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Three Actions that Tax Executives Should Consider when Evaluating their Company's Value Chain (video)

BEPS and Your Value Chain

What should you be doing now?

  • Understanding that country-by-country reporting will mean greater tax authority scrutiny
  • Reviewing substance in company's IP owners
  • Considering impact of PE standard on company's structure

August 11, 2015 | KPMG LLP’s Tom Zollo, International Tax partner, discusses the possible impact of the OECD’s BEPS project and other global tax developments on value chain management planning by multinational companies and outlines three actions that tax executives at these companies should consider. Visit KPMG's Base Erosion and Profit Shifting (BEPS): Tax Transparency site for more insights.


Are There Current Global Taxation Developments Affecting Value Chain Management Planning?

Tom Zollo: Certainly, the most obvious example is the OECD's BEPS initiative.  It is the largest concerted effort by a number of countries to address these issues, but it's really only one example.  So the European Union, for example, is taking on harmful tax practices.

And various countries have taken unilateral action; for example, France in its last tax bill.  Even the United States, where there has been no comprehensive tax reform over the last couple of decades, you can see the IRS changing the way it administers old rules to try to adapt them to current circumstances.

How Are These Developments Affecting Value Chain Management Planning?

They present real challenges in the sense that many of the principles that companies rely on in having a tax efficient structure depend upon the certainty given by current rules.  So, for example, tax concessions that are given by certain countries that are used as principle companies.  Second, the use of cost sharing and other arrangements to clearly establish which members of the group are entitled to intangible property returns, and then finally the use of structures like commissionaires or limited risk distributors to make sure that the tax base in high-tax-developed countries is relatively confined.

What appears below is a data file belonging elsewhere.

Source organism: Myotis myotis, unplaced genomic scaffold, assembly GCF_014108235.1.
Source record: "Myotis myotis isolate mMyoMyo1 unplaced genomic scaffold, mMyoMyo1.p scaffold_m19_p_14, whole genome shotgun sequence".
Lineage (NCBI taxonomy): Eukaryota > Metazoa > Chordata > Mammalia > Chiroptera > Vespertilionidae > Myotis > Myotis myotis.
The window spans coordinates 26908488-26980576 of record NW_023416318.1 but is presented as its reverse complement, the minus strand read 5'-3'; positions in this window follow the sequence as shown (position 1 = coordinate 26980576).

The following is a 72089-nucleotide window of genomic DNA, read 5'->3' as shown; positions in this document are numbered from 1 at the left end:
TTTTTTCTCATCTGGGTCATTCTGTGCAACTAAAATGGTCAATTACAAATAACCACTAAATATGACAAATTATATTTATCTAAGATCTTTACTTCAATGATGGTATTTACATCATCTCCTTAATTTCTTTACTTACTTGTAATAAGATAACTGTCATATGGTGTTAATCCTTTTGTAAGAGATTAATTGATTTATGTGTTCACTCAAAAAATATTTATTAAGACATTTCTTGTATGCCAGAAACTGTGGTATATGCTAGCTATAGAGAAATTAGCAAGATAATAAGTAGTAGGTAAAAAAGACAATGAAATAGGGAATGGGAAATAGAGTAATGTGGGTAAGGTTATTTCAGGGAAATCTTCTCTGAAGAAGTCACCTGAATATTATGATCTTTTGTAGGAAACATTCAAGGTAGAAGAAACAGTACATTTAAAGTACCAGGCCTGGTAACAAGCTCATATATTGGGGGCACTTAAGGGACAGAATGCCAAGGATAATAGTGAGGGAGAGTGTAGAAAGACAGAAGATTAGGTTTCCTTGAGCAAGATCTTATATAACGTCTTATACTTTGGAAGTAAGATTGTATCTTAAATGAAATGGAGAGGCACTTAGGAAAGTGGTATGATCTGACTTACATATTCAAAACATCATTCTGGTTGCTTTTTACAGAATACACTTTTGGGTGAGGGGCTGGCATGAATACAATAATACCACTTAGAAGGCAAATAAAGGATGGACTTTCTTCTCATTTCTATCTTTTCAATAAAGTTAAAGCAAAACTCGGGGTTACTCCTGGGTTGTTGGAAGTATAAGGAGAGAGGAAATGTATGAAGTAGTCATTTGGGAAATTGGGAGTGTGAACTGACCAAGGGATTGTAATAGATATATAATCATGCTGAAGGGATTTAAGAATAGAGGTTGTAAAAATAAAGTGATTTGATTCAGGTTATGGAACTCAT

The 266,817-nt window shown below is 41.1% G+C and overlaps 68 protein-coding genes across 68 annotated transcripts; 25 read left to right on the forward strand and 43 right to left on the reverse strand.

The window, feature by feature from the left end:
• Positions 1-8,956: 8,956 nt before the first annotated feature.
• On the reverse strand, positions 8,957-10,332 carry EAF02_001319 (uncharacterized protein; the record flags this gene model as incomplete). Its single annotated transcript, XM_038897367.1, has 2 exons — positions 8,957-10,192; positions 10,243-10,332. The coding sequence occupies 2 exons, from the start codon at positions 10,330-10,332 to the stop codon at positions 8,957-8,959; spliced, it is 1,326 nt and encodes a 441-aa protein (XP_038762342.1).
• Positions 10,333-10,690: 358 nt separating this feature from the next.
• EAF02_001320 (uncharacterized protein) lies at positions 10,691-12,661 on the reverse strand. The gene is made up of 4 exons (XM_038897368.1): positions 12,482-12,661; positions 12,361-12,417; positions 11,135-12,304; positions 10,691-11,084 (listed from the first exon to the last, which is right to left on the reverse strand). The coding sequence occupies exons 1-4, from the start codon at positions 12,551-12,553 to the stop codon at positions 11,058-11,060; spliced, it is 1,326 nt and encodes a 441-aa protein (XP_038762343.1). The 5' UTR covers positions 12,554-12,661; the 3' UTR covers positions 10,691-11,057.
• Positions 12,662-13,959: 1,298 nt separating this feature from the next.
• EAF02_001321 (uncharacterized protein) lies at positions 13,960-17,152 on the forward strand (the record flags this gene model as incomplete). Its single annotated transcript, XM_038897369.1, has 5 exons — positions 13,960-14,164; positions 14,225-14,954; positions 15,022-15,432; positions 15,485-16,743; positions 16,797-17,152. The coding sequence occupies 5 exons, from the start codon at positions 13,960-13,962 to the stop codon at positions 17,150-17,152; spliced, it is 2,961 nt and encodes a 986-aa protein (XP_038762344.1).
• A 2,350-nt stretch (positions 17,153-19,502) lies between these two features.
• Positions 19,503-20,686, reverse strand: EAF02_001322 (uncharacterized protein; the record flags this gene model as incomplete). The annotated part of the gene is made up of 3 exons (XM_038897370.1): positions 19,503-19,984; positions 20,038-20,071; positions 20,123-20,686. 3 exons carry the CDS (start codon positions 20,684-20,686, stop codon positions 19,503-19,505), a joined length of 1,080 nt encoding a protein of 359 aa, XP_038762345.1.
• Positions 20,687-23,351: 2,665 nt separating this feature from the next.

All those are subject to change based on some of the BEPS initiatives, and they really will jeopardize the ability of companies to rely upon existing structures going forward.

Now the opportunity, of course, is that everybody is going to have to adapt to the new rules, and so the companies that get on top of these changes and understand how to optimize their position within the context of the new rules will end up being the winners. 

Tax Principles Are Changing—What Should You Be Considering Now?

So, there are three things that executives ought to consider off the top.

First, we're going to have country-by-country reporting, which means the tax administrations will be able to assess a company's tax footprint against its commercial footprint, meaning where it has employees and assets.  And tax directors should know whether they are going to be subject to increased scrutiny if those two footprints don't match up.

Secondly, companies should look at how they hold their intangible property and make sure that they have enough substance in the owners of the intangible property so that they will be respected going forward as owners.  That means not only funding IP development but also controlling it through the actions of employees. 

And third, they should consider whether changes to the permanent establishment standard, particularly as it relates to commissionaires and similar structures, will expose nonresident companies to a greater risk of tax in high-tax jurisdictions.


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The above information is not intended to be "written advice concerning one or more federal tax matters" subject to the requirements of section 10.37(a)(2) of Treasury Department Circular 230.

The information contained herein is of a general nature and based on authorities that are subject to change. Applicability of the information to specific situations should be determined through consultation with your tax adviser.